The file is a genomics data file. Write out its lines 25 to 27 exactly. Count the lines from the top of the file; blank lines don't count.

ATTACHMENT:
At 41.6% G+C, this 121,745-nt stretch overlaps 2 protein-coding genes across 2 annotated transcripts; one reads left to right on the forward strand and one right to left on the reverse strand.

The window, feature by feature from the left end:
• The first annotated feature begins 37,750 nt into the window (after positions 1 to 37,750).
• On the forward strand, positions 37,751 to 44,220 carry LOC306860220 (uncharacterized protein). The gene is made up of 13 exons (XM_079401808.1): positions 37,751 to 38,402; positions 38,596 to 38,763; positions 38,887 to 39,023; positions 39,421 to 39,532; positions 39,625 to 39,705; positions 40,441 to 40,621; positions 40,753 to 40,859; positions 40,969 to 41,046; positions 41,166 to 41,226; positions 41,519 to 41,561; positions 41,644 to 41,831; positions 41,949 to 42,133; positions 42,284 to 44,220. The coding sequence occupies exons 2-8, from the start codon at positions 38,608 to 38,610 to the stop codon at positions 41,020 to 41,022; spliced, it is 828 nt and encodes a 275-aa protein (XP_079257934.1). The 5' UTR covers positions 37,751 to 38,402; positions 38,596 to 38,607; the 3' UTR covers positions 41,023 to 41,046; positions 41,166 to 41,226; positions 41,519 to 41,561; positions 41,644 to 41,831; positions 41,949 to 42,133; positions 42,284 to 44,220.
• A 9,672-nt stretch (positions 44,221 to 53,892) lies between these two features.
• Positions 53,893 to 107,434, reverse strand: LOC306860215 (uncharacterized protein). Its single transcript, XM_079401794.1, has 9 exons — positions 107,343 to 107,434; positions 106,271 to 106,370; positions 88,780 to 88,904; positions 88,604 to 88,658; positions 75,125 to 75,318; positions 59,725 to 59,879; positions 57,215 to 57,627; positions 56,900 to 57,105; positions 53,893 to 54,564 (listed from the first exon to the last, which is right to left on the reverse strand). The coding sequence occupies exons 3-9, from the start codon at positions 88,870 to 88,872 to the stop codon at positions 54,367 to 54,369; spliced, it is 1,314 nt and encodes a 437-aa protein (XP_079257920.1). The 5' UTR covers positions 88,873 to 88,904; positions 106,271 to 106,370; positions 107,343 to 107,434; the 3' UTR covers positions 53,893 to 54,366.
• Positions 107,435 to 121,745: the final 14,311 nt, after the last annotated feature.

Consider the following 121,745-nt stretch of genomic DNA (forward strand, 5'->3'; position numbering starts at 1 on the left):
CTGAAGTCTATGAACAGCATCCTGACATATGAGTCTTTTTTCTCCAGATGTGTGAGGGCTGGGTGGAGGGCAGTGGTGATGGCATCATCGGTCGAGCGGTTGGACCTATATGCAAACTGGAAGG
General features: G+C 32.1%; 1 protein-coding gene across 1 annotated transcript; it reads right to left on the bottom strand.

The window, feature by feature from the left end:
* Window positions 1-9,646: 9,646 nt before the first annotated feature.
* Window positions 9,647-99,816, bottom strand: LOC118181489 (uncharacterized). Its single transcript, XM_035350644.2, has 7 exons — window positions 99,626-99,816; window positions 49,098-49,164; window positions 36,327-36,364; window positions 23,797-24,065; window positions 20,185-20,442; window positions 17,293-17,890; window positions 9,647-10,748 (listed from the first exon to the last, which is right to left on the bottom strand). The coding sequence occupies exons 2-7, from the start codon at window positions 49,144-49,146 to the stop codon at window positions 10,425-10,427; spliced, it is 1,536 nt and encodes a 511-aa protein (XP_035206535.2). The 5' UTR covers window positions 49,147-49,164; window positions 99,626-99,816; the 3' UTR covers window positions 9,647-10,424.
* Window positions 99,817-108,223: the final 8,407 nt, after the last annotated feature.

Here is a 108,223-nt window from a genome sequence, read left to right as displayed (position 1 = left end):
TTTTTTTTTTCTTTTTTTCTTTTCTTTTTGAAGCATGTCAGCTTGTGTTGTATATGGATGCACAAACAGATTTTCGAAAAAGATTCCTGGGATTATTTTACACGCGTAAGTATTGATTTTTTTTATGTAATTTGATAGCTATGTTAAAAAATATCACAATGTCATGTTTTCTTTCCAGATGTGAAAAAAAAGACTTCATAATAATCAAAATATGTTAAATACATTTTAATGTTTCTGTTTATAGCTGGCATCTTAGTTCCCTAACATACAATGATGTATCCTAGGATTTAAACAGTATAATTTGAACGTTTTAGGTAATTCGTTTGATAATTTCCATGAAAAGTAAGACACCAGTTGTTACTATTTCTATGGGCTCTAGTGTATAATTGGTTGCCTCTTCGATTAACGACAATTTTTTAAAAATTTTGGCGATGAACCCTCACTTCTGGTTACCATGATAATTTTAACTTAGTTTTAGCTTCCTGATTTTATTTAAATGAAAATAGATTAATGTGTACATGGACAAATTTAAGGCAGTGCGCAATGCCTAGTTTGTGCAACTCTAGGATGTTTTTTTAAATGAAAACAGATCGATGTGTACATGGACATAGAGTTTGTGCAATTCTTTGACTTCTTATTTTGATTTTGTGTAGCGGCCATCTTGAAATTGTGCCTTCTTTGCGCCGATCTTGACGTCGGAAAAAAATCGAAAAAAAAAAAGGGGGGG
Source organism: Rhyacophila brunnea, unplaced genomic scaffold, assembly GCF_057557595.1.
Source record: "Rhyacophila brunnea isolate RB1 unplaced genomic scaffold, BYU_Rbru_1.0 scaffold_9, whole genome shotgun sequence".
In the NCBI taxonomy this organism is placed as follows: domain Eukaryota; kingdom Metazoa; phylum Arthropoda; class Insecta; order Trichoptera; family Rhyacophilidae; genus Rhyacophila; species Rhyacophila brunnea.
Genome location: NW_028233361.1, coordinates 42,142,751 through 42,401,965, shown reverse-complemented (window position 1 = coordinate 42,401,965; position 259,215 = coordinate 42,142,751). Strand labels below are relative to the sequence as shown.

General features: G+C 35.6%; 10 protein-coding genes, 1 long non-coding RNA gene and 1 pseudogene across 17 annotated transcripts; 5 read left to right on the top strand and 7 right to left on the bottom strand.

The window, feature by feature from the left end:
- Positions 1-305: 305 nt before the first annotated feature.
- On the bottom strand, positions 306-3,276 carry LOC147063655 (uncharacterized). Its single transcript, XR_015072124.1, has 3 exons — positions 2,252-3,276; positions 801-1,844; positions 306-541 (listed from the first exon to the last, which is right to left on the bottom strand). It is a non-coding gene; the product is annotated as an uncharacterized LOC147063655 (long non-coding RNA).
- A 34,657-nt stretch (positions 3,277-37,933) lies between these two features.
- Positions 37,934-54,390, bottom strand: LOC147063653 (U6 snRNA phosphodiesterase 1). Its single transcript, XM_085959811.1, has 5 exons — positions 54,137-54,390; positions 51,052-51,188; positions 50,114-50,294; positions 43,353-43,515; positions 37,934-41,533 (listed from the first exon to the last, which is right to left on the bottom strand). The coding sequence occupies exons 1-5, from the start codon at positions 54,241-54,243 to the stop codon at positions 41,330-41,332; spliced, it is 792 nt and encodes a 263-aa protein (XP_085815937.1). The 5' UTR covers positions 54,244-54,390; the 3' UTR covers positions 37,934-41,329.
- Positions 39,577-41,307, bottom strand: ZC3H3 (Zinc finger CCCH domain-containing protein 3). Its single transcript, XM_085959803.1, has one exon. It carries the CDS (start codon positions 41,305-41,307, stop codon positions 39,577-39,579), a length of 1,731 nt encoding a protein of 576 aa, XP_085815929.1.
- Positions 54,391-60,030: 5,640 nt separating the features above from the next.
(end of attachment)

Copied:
- A 34,657-nt stretch (positions 3,277-37,933) lies between these two features.
- Positions 37,934-54,390, bottom strand: LOC147063653 (U6 snRNA phosphodiesterase 1). Its single transcript, XM_085959811.1, has 5 exons — positions 54,137-54,390; positions 51,052-51,188; positions 50,114-50,294; positions 43,353-43,515; positions 37,934-41,533 (listed from the first exon to the last, which is right to left on the bottom strand). The coding sequence occupies exons 1-5, from the start codon at positions 54,241-54,243 to the stop codon at positions 41,330-41,332; spliced, it is 792 nt and encodes a 263-aa protein (XP_085815937.1). The 5' UTR covers positions 54,244-54,390; the 3' UTR covers positions 37,934-41,329.
- Positions 39,577-41,307, bottom strand: ZC3H3 (Zinc finger CCCH domain-containing protein 3). Its single transcript, XM_085959803.1, has one exon. It carries the CDS (start codon positions 41,305-41,307, stop codon positions 39,577-39,579), a length of 1,731 nt encoding a protein of 576 aa, XP_085815929.1.